I was reminded of this remarkable scene as I heard Shiye Brizel, an educated, likable man, telling Lapid that he remained ultra-Orthodox even after confronting all the abominations he describes in his book (written together with Efrat Ben-Tsedek). Judaism, he said, "is a very beautiful religion." Imagine that, I marveled. It goes to show you the power of faith. Today, Brizel and his family live very far away from the Haredi community.
Apropos Haredim, on the excellent program "Discussing Matters" (Saturday, Channel Two, 9:30), which also dealt with attitudes towards homosexuality, the most intelligent man on the panel, Yaron London, called Minister Benizri a "dumbbell." Perhaps that wasn't the most appropriate epithet, especially since London was talking about one of the most cunning men ever to serve in the Israeli government, but his apology was grossly exaggerated. Even courtesy has its limits.
Erratum: Germaine Greer's book "The Female Eunuch" appeared in 1970, and not as stated in this column last weekYehuda Amichai is 75, and Channel Two did the right thing in celebrating this important cultural event on Saturday, in the wake of a number of other parties held in the poet's honor. One of them, sponsored by the Jerusalem Municipality, featured well-known singers performing Amichai's poems set to music: "At a Glance" (Saturday, 11:00), launched Amichai Day with an exceptionally lovely program that included tapes of Shlomo Gronich, Yoni Rechter, Rikki Gal and others performing at this party. In the course of the program, Avirama Golan interviewed the poet Ronny Somek and Prof. Boaz Arpali, author of an excellent book on Amichai's poetry.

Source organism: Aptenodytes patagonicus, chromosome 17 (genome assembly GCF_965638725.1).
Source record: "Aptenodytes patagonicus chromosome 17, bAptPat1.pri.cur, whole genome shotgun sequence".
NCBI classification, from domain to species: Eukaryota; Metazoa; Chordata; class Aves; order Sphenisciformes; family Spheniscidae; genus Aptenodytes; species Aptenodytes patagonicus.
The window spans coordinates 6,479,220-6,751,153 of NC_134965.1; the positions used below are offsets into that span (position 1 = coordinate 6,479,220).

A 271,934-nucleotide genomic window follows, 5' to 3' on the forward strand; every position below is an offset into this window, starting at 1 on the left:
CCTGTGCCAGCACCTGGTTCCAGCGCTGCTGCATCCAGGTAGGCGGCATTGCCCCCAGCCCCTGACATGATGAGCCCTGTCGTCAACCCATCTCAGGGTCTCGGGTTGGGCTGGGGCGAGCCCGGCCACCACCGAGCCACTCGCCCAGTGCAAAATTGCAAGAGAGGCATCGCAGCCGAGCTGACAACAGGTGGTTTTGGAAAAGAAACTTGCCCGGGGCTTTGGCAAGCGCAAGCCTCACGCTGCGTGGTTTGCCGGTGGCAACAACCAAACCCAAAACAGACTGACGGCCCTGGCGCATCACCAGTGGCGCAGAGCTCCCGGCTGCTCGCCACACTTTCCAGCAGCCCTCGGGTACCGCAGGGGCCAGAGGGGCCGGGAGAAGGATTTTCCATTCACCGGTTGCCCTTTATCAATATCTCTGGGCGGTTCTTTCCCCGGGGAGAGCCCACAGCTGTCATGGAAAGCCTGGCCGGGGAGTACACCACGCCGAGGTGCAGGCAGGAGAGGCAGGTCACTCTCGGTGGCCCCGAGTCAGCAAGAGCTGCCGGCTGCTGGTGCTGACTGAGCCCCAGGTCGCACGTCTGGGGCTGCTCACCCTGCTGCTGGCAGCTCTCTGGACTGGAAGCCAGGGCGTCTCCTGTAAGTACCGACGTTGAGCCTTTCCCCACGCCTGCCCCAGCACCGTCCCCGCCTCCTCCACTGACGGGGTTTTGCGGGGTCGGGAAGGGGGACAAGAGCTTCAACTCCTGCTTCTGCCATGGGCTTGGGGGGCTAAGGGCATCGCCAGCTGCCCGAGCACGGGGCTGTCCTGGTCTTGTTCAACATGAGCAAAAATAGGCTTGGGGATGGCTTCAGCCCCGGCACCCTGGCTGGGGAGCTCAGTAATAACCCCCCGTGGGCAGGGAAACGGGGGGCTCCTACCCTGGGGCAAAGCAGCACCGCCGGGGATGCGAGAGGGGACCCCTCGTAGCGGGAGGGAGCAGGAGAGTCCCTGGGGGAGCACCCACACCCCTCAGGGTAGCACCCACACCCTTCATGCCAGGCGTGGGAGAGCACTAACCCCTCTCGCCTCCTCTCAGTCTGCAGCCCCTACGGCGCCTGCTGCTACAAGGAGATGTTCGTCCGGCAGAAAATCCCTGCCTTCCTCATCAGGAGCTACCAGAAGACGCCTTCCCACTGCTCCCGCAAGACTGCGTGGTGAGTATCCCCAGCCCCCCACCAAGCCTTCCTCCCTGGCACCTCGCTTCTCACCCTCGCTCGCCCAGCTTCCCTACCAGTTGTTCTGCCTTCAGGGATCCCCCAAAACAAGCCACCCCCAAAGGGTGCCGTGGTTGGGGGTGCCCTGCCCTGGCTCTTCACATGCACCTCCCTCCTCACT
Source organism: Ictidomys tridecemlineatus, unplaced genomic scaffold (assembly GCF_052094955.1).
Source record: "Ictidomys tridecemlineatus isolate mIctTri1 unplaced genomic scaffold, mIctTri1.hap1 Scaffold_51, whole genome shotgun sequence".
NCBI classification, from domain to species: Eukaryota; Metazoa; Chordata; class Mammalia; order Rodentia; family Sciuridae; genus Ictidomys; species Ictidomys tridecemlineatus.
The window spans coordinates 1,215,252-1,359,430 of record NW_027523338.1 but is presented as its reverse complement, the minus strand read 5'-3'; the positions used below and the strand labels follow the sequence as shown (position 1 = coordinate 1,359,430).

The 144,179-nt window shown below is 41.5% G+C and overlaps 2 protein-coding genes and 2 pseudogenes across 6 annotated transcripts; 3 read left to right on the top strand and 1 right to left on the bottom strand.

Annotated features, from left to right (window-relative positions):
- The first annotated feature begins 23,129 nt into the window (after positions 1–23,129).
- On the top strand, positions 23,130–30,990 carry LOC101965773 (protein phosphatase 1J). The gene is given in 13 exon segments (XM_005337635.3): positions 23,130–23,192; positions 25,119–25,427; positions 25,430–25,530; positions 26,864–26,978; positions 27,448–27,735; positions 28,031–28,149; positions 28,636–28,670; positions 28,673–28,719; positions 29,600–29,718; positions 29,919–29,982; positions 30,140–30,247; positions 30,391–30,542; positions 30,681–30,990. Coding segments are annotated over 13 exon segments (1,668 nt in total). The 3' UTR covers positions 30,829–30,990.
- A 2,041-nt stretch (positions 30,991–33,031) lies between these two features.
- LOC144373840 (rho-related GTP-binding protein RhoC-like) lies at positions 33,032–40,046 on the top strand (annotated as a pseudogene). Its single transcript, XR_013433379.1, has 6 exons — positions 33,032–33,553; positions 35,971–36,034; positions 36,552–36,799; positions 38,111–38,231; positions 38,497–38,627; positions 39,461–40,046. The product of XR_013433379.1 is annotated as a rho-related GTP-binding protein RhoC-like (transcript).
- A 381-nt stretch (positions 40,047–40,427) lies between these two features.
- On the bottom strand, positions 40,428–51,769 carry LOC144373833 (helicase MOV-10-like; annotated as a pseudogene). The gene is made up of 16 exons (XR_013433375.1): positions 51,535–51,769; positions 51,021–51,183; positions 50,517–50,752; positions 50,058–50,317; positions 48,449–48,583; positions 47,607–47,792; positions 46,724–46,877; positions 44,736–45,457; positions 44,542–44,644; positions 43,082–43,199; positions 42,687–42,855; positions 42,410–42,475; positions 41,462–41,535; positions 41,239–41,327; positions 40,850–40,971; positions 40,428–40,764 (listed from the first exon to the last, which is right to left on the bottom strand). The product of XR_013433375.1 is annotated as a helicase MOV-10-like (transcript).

Sodomy in the synagogue - Mother went out of her mind
by Shahar Ilan
Ha'aretz - February 1, 2000

And the Modesty Squad Kept Silent: For Many Years, Yaakov Yitzhak Brizel, The Nephew of the Founding Leader of the Modesty Squad, Sodomized Ultra-Orthodox Boys. The Greatest Reabbis Knew - And Did Nothing
Though Brizel was a scion of the Brizel family, which founded the Modesty Squad, the mysterious organization that imposes moral order on the ultra-Orthodox ghetto, like most ultra-Orthodox children he had no idea what a homo was. As he sensed that he had been told something terrible, he left school in the afternoon and went home. "Mother, what is a homo?" he asked. His mother blanched, but she kept the secret: "When you grow up, you'll know, Shaiya, when you're big you'll know," she replied.